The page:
Essays on Skepticism, Relativism, and Ethics in the Zhuangzi
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Description: Zhuangzi, a Chinese text of the late fourth century BCE mostly written by a man of the same name, is gaining recognition as a classic of world literature for its beautiful prose and poetry, its humor, and its apparently irrefutable logic attacking claims of knowledge about the world and what is right and wrong with it. Here six essays query how he remained so cheerful with such a seemingly dreary philosophy. They compare him to Greek philosophers, analyze his thoughts on and use of language, the religious and spiritual dimensions, and applications to modern critical theory and moral philosophy. Two of the essays are reprinted from Philosophy East and West, the issue not identified. Annotation copyright by Book News, Inc., Portland, OR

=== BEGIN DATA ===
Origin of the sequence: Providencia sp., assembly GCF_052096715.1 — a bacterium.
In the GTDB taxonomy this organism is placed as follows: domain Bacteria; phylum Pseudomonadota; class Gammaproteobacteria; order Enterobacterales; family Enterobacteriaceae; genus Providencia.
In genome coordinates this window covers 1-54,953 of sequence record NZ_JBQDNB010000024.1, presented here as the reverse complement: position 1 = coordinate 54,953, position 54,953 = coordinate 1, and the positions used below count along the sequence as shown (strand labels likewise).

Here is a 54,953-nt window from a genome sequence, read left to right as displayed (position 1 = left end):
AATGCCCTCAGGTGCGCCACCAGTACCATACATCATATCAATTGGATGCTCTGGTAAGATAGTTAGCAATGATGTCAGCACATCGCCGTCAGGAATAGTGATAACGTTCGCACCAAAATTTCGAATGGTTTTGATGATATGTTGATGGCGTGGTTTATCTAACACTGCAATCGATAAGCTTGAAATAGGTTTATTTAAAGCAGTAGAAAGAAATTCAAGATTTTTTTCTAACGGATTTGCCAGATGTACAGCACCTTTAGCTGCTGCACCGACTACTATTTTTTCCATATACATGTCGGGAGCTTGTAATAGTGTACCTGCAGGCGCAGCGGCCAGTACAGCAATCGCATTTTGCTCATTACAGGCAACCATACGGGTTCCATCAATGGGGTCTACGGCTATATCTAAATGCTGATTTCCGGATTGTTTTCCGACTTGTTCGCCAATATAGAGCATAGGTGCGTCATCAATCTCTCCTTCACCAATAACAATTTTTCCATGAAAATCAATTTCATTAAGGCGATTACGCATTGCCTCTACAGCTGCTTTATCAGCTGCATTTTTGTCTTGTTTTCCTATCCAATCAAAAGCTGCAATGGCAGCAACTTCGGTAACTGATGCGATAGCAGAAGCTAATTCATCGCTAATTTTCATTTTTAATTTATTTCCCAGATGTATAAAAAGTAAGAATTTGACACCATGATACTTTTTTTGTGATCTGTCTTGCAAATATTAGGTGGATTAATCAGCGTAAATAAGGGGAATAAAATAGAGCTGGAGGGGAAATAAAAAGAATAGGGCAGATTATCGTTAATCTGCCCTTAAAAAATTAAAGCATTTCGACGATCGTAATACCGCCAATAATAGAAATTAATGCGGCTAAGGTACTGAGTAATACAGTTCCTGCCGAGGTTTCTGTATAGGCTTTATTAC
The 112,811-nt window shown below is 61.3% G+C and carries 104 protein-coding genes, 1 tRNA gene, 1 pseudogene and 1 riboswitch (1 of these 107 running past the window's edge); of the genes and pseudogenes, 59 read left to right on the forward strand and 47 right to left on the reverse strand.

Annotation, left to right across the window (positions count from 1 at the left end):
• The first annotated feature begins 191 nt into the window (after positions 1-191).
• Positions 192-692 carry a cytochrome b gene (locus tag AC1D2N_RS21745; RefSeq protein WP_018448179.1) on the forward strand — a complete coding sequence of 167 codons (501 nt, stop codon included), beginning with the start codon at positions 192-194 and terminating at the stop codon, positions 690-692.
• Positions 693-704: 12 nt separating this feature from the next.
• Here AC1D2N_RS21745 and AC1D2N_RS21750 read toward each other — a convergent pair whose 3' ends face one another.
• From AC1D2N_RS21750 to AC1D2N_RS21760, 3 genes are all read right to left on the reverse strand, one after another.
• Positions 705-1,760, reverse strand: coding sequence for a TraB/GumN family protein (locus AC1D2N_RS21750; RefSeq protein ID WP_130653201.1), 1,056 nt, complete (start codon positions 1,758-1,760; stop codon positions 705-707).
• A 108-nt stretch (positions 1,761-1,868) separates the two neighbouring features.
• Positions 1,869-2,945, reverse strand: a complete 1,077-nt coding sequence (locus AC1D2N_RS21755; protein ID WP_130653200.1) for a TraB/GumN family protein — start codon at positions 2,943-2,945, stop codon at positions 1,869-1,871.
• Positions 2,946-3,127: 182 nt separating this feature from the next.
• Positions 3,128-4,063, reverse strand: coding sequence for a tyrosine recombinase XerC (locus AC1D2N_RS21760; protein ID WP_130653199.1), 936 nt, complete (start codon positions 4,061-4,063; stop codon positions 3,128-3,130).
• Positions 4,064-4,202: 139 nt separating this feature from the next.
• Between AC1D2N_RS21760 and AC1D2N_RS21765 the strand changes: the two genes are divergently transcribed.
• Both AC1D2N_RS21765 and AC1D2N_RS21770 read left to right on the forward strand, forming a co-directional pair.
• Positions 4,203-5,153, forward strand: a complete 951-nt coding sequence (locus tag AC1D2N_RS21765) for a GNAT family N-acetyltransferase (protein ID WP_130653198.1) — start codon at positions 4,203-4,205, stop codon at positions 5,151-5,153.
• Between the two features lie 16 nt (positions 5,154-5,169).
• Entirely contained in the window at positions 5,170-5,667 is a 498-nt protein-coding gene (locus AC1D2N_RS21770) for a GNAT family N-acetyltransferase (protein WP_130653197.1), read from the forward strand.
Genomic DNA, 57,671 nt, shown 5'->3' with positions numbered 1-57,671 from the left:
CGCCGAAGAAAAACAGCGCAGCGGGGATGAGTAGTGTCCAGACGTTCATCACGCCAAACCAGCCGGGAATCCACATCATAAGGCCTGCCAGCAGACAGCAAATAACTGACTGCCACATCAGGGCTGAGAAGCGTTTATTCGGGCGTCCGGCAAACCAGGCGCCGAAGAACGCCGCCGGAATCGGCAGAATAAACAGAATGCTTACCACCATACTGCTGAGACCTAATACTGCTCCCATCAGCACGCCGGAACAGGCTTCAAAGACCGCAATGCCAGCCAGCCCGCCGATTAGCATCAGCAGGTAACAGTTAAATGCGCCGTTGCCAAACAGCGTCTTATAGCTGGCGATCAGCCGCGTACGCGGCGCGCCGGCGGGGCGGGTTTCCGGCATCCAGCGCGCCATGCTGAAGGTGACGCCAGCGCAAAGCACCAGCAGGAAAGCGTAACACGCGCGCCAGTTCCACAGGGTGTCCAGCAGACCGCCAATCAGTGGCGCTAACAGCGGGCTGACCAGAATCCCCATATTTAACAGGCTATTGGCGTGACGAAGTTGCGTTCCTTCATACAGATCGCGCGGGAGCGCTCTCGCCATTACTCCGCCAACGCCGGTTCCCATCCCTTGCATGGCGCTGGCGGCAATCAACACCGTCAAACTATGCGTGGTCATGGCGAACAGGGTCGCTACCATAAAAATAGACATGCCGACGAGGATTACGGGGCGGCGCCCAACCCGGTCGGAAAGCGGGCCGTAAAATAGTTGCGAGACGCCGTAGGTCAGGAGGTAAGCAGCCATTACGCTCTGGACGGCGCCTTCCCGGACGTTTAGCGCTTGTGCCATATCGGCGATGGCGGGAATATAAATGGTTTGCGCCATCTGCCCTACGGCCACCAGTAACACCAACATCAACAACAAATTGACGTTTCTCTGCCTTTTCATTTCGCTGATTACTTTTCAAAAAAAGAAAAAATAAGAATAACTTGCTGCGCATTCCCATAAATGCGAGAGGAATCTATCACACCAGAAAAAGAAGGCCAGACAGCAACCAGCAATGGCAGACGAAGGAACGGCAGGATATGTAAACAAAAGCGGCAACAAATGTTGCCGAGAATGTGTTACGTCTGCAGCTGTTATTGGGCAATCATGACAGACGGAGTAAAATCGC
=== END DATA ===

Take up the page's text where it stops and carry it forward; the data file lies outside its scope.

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List price: $33.95
Copyright year: 1996
Publisher: State University of New York Press
Publication date: 4/11/1996
Size: 6.25" wide x 9.25" long x 0.50" tall
|Notes on Conventions|
|Sextus Empiricus, Zhuangzi, and Xunzi on "Why Be Skeptical?"|
|Skeptical Strategies in the Zhuangzi and Theatetus|
|Zhuangzi and Nagarjuna on the Truth of No Truth|
|Zhuangzi's Attitude Toward Language and His Skepticism|
|Language: The Guest of Reality--Zhuangzi and Derrida on Language, Reality, and Skillfulness|
|Cook Ding's Dao and the Limits of Philosophy|
|Zhuangzi's Understanding of Skillfulness and the Ultimate Spiritual State|
|Spontaneity and Education of the Emotions in the Zhuangzi|
|Was Zhuangzi a Relativist?|